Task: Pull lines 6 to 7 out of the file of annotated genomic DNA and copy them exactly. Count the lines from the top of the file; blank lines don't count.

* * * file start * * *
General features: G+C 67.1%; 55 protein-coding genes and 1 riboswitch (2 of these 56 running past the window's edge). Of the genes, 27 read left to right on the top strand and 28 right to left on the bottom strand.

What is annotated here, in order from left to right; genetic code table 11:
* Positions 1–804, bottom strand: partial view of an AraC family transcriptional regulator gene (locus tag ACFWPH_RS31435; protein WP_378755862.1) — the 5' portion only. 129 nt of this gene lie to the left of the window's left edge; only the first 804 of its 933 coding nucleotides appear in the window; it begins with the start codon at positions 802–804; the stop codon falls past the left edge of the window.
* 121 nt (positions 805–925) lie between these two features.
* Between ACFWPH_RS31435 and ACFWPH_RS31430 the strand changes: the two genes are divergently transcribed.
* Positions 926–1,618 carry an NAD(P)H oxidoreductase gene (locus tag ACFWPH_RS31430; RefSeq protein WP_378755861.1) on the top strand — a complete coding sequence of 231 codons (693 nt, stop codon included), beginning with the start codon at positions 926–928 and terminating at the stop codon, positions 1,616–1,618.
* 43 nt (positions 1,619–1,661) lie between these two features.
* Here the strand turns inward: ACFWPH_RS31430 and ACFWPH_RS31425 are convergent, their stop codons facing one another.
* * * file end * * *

* Positions 926–1,618 carry an NAD(P)H oxidoreductase gene (locus tag ACFWPH_RS31430; RefSeq protein WP_378755861.1) on the top strand — a complete coding sequence of 231 codons (693 nt, stop codon included), beginning with the start codon at positions 926–928 and terminating at the stop codon, positions 1,616–1,618.
* 43 nt (positions 1,619–1,661) lie between these two features.